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IoT security faces challenges but can be addressed

The presence of the Internet of Things (IoT) has played a significant role in making more devices connected, from cellphones and computers to building’s locks, thermostats, lighting and security systems. The ability to connect so much to the Internet has made life more convenient, but with those benefits comes a fair amount of risk, particularly with IoT security, according to Enterprise Networking Planet.

IoT security doesn’t just apply to making IoT devices safe to use, which is critical, it also refers to protecting the networks that these devices use. IoT security works to keep any transmitted data private, while maintaining user privacy and IoT devices’ policy compliance and supporting technology. It’s a lot to ask of any security unit, but it must be done, especially as the number of IoT devices increases every year and enterprises implement additional IoT solutions across different apps.

As valiant as IoT security is to protect devices and the networks they operate on, cyberattacks still happen. However, it’s not always cyber criminals to blame when these breaches happen. Enterprises and their employees often have a hand in leaving the door open for attacks to occur.

Here are some of the potentially preventable challenges IoT security faces and how they can be resolved.

Not enough encryption

When transmitted data isn’t encrypted, attackers seize the opportunity to intercept credentials and eventually compromise an enterprise’s network, Enterprise Networking Planet reports. These are known as man-in-the-middle attacks and they can occur even if data is partially encrypted. Businesses must ensure any data that could be vulnerable to such attacks is encrypted fully and correctly. This can be accomplished by assessing and resolving device weaknesses as well as resolving bad device encryption.

Lack of investment in IoT security

Businesses will remain vulnerable to cyberattacks as long as they try limit their IoT security budget. Updating the amount of money dedicated to security will be critical to protecting IoT devices and wireless networks. Investments can be made in agentless solutions, data classification and encryption practices. Working with solution providers to help address the challenges that come with navigating the changing IT environment and threats is also a worthwhile investment.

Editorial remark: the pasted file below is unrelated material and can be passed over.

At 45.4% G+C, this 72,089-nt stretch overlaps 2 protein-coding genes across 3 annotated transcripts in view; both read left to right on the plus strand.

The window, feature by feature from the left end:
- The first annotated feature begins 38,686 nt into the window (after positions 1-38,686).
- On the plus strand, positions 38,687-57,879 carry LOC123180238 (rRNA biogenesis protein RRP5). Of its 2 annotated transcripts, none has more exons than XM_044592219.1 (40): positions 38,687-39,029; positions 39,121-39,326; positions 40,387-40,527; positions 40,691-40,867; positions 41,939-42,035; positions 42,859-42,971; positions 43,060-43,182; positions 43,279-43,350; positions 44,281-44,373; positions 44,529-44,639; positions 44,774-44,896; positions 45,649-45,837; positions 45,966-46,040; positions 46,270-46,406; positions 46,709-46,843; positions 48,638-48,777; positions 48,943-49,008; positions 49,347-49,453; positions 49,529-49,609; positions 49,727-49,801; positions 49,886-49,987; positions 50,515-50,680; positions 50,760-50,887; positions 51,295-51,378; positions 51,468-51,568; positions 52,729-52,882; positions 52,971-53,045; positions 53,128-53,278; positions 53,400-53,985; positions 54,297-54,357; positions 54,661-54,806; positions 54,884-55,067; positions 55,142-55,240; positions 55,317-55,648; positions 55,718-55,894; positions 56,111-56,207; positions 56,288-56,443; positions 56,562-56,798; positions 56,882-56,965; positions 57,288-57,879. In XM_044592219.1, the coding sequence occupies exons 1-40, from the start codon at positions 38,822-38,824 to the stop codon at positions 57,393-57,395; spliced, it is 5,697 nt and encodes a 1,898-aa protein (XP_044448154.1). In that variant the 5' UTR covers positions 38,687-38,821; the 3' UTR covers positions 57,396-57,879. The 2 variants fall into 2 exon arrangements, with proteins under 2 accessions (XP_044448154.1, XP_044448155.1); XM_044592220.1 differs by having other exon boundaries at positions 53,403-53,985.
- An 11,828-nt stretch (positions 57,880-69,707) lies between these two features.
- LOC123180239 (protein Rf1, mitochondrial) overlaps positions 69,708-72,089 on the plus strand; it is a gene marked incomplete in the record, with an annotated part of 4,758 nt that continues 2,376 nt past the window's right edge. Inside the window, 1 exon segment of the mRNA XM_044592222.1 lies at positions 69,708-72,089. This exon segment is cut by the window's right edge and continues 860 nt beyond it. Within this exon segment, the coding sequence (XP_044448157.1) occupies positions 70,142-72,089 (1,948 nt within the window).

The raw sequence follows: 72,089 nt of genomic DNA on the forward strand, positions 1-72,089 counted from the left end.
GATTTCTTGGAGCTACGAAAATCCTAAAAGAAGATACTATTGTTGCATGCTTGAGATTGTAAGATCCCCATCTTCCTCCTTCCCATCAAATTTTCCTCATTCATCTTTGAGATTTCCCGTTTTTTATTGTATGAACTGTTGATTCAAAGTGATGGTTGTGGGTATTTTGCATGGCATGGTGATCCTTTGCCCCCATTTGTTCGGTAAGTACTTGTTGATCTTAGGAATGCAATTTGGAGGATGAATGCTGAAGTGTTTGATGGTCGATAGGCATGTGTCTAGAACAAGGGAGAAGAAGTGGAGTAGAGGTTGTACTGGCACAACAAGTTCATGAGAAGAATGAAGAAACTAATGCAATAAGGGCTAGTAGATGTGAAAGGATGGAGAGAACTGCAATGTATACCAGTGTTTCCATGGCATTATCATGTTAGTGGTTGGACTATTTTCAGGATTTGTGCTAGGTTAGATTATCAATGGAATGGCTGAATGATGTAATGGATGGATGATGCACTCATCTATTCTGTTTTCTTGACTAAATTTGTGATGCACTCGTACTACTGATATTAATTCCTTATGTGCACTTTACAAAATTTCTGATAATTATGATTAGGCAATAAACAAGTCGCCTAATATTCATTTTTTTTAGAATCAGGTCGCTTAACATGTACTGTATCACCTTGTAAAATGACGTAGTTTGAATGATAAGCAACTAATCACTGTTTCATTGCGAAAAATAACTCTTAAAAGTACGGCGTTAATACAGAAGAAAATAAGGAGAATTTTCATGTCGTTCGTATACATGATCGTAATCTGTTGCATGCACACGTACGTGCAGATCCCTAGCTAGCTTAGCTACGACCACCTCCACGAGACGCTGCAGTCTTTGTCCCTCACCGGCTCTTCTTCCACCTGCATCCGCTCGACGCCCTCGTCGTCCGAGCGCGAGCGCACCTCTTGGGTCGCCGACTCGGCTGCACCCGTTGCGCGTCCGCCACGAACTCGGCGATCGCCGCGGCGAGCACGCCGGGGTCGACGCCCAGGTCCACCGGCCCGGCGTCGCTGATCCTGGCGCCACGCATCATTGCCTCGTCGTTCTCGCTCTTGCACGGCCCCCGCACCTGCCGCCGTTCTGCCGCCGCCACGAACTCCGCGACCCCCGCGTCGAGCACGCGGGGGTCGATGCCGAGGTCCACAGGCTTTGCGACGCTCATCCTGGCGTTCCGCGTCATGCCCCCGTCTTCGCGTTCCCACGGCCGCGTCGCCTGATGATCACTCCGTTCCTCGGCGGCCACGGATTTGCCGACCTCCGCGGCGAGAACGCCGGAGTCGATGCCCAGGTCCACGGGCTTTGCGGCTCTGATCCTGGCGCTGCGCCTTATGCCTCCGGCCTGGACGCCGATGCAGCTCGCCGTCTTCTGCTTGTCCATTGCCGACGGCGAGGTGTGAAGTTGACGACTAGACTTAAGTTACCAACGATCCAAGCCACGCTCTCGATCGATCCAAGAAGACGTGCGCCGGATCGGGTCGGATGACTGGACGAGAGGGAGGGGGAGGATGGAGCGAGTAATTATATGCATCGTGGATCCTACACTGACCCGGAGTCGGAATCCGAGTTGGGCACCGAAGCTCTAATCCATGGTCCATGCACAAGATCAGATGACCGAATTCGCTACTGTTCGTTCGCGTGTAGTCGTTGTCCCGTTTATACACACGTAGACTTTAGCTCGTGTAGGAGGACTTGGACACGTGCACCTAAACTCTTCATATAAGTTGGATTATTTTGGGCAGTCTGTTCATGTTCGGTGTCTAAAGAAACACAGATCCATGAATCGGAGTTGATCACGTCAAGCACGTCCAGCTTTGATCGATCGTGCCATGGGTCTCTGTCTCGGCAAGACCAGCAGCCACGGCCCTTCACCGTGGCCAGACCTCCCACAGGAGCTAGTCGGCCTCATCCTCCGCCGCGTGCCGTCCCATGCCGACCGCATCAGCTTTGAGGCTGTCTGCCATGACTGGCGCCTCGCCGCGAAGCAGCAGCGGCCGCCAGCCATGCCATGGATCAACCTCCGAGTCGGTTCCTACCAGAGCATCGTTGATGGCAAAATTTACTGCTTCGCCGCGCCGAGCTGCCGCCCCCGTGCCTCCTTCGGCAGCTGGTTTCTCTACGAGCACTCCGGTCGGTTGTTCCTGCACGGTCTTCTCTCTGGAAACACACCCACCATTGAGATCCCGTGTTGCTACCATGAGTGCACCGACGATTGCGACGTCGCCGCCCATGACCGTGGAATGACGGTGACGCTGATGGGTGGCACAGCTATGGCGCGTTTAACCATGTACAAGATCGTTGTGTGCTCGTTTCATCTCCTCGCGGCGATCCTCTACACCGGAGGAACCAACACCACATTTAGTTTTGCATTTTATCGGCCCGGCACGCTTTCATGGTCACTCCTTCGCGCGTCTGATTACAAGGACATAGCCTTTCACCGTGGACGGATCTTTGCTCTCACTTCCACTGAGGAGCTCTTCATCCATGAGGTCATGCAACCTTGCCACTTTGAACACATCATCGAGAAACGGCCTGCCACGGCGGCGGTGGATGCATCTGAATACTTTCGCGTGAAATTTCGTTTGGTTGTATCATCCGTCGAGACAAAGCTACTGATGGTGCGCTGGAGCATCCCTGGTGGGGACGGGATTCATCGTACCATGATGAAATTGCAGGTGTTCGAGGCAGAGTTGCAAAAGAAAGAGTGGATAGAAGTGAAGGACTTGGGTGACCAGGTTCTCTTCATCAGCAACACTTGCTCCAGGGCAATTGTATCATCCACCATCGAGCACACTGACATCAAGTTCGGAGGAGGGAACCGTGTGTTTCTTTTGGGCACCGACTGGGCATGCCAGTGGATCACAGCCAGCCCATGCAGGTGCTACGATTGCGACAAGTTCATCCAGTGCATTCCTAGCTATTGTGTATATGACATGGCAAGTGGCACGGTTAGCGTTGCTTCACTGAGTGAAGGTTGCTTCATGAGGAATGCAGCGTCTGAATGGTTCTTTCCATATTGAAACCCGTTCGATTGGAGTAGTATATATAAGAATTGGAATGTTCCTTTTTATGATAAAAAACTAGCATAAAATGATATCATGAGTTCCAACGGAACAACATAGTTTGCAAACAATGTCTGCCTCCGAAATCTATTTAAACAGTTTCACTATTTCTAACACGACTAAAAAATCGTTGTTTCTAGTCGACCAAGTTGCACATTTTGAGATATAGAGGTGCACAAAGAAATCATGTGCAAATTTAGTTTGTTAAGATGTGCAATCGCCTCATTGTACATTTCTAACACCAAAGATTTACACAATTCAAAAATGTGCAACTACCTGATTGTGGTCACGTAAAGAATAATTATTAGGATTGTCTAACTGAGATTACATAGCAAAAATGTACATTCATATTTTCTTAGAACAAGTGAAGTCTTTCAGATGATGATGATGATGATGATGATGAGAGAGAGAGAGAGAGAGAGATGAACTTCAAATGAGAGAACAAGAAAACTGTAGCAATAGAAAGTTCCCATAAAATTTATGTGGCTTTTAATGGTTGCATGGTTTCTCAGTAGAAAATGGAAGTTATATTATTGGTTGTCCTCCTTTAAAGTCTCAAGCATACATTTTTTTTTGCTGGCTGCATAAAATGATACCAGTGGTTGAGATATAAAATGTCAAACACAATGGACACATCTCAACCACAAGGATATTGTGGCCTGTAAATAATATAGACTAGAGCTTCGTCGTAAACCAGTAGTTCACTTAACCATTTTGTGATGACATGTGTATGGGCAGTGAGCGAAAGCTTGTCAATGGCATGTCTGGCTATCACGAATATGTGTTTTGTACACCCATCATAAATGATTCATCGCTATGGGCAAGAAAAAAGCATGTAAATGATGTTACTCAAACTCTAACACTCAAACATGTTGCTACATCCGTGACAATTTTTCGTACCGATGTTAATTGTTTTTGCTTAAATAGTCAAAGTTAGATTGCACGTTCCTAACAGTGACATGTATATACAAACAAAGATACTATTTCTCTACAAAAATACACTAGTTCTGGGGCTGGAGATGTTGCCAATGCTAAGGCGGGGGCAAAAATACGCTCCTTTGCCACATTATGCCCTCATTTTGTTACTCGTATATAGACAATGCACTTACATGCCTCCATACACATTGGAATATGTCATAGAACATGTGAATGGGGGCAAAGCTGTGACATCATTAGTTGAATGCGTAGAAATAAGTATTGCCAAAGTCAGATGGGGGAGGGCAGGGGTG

Missing device updates

Device updates and software or firmware security patches on IoT devices and gateways must be done consistently. Doing this takes some work; available updates have to be tracked and applied across distributed environments that various devices define. Plus, there’s the chance that a lot of devices might not support wireless updates. Older devices may not have updates or their manufacturers don’t support them. This could leave it up to enterprises to manually ensure that devices are being updated properly, increasing the chances that something falls through the cracks.

Businesses can avoid that happening by developing device management strategies or implementing device management systems that will automatically track their devices and deploy required updates when needed. Additionally, systems should spot devices that aren’t supported and vulnerable and which ones should be retired, Enterprise Networking Planet reports.

Shortage of processing power

A lot of IoT apps don’t use much data, so they have extended battery life, lowering their cost. The downside is it’s harder to conduct over-the-air updates for a lot of these IoT devices. Cybersecurity features can’t be implemented, leaving these devices vulnerable to hackers. Businesses should make sure their network has built-in security features that are updated regularly to keep their IoT apps safe.

“The adoption of IoT security will rise as negative factors resulting from the global chip shortage combine with greater awareness from consumers and more impactful action from governments and regulatory bodies to trigger this growth,” wrote Collins Ayuya for Enterprise Networking Planet.  “Regulatory and consumer action toward greater IoT security standards will ultimately push organizations to take a more proactive approach to IoT security.”

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